As a Frenchman working in Asia for Swiss-based construction firm VSL International, travel has always been a way of life for Ronan Hasle. That is until the pandemic grounded entire airline fleets, sealed borders shut and saw the introduction of quarantine for travellers. It was a huge adjustment for Ronan, not only in a personal sense but also professionally as the entire company moved to a more remote style of working.
As a specialist in post-tensioned and cable-stayed structures, foundations and ground engineering, VSL contributes to the methods and construction of transport infrastructure, buildings as well as industrial and energy-producing structures, and it maintains, repairs and upgrades structural elements to guarantee performance, safety and durability.
Ronan, who first started working for VSL’s parent company Bouygues Construction in France in 1993 and has worked for them in a variety of roles across Asia since 1996, was appointed as VSL’s North East Asia Area Director in 2015 – a role based in Hong Kong with responsibility for VSL’s activities in Hong Kong SAR, the Philippines, Thailand, Vietnam and Mainland China, as well as Japan on occasion.
He is also the Manager of the company’s worldwide Ground Engineering Business Line, which provides support for projects in the company’s various regions. The broad reach of his position meant that Ronan frequently found himself jetting from country to country.
“I used to travel quite regularly between these different countries until it all stopped,” he tells The CEO Magazine. “The most challenging part has been to move from being on a plane every week to go and meet our partners and clients, to not being able to move around. We had to shift away from face-to-face meetings to a totally remote type of management with our teams and external stakeholders.”
During this transition, the one thing that became very clear for Ronan was the “importance of interaction”. “When you travel and can see other people face-to-face, you don’t realise how important communication is,” he reflects. As part of its transformation during this uncertain period, VSL focused on increasing interaction in order to keep everybody engaged despite the remote working scenario.
“I would say that we’ve managed to create an environment that allows for remote interaction, and that is not so different from when we were working face-to-face,” he says. “So I don’t feel our people have been left behind, but that’s something that we keep monitoring as time goes by.”
We have been lucky enough not to have had too many cases within our industry because quite a lot of preventative measures were put in place right away, so we were not impacted too much.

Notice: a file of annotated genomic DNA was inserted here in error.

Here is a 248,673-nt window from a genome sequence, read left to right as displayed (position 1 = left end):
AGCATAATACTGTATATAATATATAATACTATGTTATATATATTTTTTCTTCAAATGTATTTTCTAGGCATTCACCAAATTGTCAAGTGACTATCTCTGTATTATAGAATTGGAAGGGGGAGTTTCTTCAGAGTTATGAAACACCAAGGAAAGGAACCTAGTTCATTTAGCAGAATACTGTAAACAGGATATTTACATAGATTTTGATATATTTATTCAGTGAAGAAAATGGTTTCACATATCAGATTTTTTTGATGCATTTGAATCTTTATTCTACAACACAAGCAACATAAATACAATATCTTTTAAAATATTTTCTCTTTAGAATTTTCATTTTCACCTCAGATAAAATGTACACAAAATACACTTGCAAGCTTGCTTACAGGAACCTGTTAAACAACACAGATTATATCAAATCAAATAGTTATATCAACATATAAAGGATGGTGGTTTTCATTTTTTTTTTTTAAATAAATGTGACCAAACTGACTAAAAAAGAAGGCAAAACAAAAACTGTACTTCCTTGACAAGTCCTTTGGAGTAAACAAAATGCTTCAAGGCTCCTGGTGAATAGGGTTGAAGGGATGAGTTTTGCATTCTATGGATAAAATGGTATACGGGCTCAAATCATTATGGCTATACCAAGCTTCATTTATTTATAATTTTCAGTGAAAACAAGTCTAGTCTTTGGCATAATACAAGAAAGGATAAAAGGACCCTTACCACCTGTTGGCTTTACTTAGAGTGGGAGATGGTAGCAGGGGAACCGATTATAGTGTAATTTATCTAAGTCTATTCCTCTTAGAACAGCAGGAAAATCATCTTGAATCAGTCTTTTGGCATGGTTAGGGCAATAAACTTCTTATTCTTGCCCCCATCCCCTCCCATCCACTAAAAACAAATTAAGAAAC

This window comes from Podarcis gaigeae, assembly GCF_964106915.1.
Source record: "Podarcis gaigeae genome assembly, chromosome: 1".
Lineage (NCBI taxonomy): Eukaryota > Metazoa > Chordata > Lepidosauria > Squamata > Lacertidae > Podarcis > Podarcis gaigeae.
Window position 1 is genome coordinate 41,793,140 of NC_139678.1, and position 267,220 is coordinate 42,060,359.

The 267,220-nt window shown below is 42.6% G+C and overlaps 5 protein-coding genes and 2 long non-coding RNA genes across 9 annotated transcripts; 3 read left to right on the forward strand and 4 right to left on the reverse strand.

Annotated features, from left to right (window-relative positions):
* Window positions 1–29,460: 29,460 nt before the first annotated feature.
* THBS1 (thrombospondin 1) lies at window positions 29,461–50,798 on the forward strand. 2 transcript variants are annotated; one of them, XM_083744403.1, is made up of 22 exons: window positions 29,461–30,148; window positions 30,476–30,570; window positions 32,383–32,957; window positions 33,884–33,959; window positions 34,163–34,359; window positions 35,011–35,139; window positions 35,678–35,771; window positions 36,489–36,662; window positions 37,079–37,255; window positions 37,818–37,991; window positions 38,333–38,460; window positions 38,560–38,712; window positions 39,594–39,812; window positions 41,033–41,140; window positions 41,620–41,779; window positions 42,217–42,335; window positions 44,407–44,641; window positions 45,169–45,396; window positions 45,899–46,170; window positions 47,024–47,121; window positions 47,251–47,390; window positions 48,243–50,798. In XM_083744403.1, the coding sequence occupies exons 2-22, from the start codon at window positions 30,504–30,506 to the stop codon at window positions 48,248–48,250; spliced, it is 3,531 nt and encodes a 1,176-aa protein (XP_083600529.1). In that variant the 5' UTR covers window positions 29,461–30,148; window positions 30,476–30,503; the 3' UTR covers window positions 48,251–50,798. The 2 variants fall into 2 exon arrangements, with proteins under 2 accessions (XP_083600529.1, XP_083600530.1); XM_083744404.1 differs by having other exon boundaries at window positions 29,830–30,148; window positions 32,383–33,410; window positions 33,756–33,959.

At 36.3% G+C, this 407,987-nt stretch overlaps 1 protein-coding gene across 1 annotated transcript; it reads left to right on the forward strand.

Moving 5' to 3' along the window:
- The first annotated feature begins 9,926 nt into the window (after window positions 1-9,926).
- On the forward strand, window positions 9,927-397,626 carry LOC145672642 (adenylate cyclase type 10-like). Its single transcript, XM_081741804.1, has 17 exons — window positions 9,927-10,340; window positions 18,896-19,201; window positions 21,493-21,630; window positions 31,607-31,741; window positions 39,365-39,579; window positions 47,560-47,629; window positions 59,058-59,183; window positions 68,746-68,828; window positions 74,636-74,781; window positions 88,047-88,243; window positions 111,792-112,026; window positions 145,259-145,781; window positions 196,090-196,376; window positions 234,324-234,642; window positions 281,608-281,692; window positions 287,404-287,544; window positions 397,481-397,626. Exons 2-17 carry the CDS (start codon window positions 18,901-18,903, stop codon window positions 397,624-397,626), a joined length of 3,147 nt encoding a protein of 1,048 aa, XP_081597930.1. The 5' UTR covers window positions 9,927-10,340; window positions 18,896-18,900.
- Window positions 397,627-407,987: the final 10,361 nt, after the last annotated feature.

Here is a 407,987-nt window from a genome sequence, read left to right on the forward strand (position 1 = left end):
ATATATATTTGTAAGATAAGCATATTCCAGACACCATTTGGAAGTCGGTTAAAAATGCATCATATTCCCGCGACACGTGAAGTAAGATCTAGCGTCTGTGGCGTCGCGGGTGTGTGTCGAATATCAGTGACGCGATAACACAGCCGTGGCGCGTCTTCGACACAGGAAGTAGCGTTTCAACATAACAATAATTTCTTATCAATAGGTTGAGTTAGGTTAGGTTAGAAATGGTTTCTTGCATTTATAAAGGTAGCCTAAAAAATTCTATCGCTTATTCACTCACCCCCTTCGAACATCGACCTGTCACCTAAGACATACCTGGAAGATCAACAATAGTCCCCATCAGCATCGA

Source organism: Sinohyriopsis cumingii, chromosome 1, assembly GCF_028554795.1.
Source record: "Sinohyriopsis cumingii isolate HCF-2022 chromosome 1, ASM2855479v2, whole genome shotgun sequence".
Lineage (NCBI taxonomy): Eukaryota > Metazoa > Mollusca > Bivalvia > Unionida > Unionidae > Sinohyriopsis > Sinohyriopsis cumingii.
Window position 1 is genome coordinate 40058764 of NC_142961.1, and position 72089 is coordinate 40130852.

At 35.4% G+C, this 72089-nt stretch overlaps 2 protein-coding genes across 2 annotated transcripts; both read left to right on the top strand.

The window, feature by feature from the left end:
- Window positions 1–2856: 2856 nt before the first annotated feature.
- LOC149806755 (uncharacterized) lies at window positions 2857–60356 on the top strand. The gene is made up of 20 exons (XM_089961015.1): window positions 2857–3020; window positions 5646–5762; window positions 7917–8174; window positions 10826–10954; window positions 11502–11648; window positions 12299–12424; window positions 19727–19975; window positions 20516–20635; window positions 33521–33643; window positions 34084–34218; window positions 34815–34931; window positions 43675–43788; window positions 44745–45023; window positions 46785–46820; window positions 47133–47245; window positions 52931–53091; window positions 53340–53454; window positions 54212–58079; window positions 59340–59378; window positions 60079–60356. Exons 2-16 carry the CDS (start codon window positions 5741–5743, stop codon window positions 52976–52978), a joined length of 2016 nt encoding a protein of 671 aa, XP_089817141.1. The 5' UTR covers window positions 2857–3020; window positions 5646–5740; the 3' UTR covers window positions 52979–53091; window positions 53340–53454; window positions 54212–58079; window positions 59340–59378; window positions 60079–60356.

VSL put in place all the necessary measures to keep its workers safe, minimising the impact of the pandemic from a health perspective. This response ranged from the provision of masks and antibacterial gel to the implementation of a remote working policy and the dispatch of computers. “We have been lucky enough not to have had too many cases within our industry because quite a lot of preventative measures were put in place right away, so we were not impacted too much,” Ronan says.
The pandemic is only the latest in a wave of big changes over the last seven years, according to Ronan. “The centre of gravity of our activity has gradually shifted,” he says. “We’ve seen very strong development in the Philippines, for example, compared to seven years ago.”
Meanwhile, a slowdown has been witnessed in Vietnam, Thailand and Hong Kong due to a changing environment and growing competition. Despite these obstacles, VSL has demonstrated a “certain resilience” across the region, according to Ronan. “Everyone within our organisation has reacted quickly and adapted to the different circumstances – dealing with COVID-19 restrictions, the shifts in activity and so on,” he says. “We’ve actually been very well supported by VSL.”
Moving forward, there are two main areas of focus for VSL, Ronan reveals. The first is climate protection, with the company committing to reduce its carbon footprint by 40 per cent in terms of Scope 1 and 2 emissions as defined by the GHG Protocol, and by 30 per cent in terms of Scope 3 emissions.
“I believe strongly that this will generate business opportunities for us,” he predicts. “In terms of energy, the mix is becoming greener than in the past and these are opportunities that we want to tap into. We are actually already starting to work on some projects like this, such as the post-tensioning works we’re carrying out on wind farm facilities in China or Vietnam.”
The second area of focus is the adoption of a new strategic approach, called ‘Be More’, for a continuous improvement of performance. “Mainly inspired by lean management principles, Be More is about collectively identifying what takes time, money or energy without generating too much value, and to change our habits, in order to create value, and to keep on improving quality and client satisfaction,” he explains. Key to this will be the digitalisation of many processes in order to save time and simplify things, helping to generate growth.
“We’re putting in place what is necessary for us to move towards our common vision – it’s not only the vision of one leader, it’s the vision of all of us together.”
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